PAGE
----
Donald Trump produced the county's strongest Republican presidential victory since 1952 in 2016, winning by a margin of nearly 30 percent. Homer D. Calkins Ellsworth Community College Folkert Mound Group National Register of Historic Places listings in Hardin County, Iowa Hardin County Courthouse Official Website of Hardin County Hardin County Development Council's website Welcome to Hardin County, Iowa, a National Park Service Discover Our Shared Heritage Travel Itinerary
Webster County, Iowa
Webster County is a county in the U. S. state of Iowa. As of the 2010 census, the population was 38,013; the county seat is Fort Dodge. The county was established in January one of 43 counties established by a legislative package; this county was named after Daniel Webster, an American statesman noted for his moving oratory. Webster County comprises IA Micropolitan Statistical Area. According to the U. S. Census Bureau, the county has an area of 718 square miles, of which 716 square miles is land and 2.8 square miles is water. US Highway 20 -- runs east -- west through Moorland and Coalville. US Highway 169 -- runs south to Harcourt, it runs 4 miles east turns south to exit the county. Iowa Highway 7 – enters western Webster County running east from Manson, it runs east to its terminus at US Highway 169 at Fort Dodge. Iowa Highway 175 – enters southeastern Webster County, running west from Stratford, it runs south -- north to its connection to US Highway 169 at 4 miles east of Harcourt. Iowa Highway 144 – enters southern Webster County near its midpoint.
It runs north to its connection to Iowa Highway 175 at 3 miles west of Harcourt. The Fort Dodge Regional Airport is located just north of Fort Dodge, it is a general aviation airport, with some commercial service provided by Air Choice One. Daily direct flights are operated to Lambert-St. Louis International Airport and Minneapolis-Saint Paul International Airport, with connecting service through Mason City to Chicago O'Hare International Airport. Boone County Calhoun County Greene County Hamilton County Humboldt County Pocahontas County Wright County The 2010 census recorded a population of 38,013 in the county, with a population density of 53.1479/sq mi. There were 17,035 housing units, of which 15,580 were occupied; as of the census of 2000, there were 40,235 people, 15,878 households, 10,304 families residing in the county. The population density was 56 people per square mile. There were 16,969 housing units at an average density of 24 per square mile; the racial makeup of the county was 93.39% White, 3.39% Black or African American, 0.30% Native American, 0.66% Asian, 0.02% Pacific Islander, 1.10% from other races, 1.15% from two or more races.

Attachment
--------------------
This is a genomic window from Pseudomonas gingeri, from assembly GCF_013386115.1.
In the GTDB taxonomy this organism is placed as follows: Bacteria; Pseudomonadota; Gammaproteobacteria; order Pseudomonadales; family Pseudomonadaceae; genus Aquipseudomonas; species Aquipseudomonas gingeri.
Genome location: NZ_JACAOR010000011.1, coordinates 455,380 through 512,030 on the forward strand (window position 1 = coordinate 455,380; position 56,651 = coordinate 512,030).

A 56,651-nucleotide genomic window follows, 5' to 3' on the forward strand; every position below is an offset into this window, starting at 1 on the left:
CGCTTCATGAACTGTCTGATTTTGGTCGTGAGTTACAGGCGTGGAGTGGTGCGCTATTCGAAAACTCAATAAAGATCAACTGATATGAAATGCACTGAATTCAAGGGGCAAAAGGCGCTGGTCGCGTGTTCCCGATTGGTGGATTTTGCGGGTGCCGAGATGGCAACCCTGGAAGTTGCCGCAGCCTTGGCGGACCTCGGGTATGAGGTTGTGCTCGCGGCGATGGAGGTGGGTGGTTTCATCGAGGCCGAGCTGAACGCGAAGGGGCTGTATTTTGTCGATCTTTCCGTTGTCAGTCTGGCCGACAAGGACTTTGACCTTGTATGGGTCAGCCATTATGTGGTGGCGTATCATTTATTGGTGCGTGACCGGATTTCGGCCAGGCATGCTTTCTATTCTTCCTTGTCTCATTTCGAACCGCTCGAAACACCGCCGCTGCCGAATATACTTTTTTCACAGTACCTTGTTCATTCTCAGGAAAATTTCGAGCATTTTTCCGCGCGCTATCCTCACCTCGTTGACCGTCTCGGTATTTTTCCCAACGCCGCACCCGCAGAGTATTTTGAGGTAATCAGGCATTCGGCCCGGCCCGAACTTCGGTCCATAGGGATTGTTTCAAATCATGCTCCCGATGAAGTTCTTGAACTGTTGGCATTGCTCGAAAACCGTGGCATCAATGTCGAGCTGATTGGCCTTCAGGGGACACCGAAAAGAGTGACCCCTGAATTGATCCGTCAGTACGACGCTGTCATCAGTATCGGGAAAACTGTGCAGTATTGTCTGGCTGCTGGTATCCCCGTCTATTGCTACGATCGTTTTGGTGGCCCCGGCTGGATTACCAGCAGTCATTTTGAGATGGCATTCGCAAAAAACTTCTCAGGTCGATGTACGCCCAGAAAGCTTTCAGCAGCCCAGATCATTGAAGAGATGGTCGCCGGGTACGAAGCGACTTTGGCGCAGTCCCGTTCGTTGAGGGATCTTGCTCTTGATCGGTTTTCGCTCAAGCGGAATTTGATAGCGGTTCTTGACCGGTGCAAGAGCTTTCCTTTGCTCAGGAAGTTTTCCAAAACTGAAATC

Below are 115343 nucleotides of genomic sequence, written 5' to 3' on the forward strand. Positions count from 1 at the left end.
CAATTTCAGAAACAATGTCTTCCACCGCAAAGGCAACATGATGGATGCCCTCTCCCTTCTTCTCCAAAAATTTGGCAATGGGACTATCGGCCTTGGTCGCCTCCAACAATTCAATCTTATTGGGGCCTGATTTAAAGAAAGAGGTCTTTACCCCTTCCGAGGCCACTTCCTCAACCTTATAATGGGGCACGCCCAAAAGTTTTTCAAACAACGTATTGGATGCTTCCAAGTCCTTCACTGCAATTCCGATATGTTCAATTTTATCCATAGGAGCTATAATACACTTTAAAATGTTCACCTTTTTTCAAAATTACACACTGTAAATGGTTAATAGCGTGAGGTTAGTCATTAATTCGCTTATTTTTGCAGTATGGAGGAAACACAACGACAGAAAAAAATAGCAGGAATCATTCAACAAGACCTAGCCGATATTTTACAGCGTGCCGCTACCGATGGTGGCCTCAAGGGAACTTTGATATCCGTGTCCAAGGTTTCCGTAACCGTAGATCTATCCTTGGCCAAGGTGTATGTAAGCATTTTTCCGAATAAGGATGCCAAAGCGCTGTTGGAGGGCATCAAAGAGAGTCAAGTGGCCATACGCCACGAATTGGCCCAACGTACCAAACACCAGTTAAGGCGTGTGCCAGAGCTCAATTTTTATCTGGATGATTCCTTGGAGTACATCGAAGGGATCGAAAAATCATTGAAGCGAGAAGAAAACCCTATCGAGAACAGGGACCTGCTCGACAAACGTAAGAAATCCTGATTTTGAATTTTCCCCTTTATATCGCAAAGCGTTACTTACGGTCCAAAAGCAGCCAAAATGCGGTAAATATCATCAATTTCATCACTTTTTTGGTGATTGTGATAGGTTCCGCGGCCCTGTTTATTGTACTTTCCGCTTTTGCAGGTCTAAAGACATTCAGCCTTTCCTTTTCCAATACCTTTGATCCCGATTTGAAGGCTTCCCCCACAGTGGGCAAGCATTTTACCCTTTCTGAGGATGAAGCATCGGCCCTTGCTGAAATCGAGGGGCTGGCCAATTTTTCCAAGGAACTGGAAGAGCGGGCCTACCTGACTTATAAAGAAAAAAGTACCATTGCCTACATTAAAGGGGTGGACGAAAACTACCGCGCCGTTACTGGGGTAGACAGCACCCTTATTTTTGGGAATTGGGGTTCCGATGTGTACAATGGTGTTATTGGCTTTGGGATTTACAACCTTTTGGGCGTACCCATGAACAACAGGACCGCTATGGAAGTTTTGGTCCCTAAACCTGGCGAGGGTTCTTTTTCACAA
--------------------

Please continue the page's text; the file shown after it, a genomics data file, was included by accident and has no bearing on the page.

2.35% of the population were Hispanic or Latino of any race. There were 15,878 households out of which 30.20% had children under the age of 18 living with them, 51.80% were married couples living together, 9.50% had a female householder with no husband present, 35.10% were non-families. 30.30% of all households were made up of individuals and 13.10% had someone living alone, 65 years of age or older. The average household size was 2.38 and the average family size was 2.97. In the county, the population was spread out with 24.50% under the age of 18, 11.10% from 18 to 24, 25.50% from 25 to 44, 21.60% from 45 to 64, 17.40% who were 65 years of age or older. The median age was 38 years. For every 100 females there were 100.30 males. For every 100 females age 18 and over, there were 98.20 males. The median income for a household in the county was $35,334, the median income for a family was $43,772. Males had a median income of $31,047 versus $23,042 for females; the per capita income for the county was $17,857.
About 6.70% of families and 10.00% of the population were below the poverty line, including 12.30% of those under age 18 and 7.00% of those age 65 or over. Coalville The population ranking of the following table is based on the 2010 census of Webster County.† county seat Robert Schliske, member of the Wyoming House of Representatives, 1971-1975, born in Webster County In recent presidential elections, Webster County had a strong Democratic lean, voting for the party's candidate in every election from 1984 to 2012. In 2016 however, the county swung hard to vote for Republican Donald Trump by a wide margin, a nearly 27 point swing compared to 2012. Webster County Courthouse National Register of Historic Places listings in Webster County, Iowa Webster County government's website Webster County map 1895 Webster County Fair Website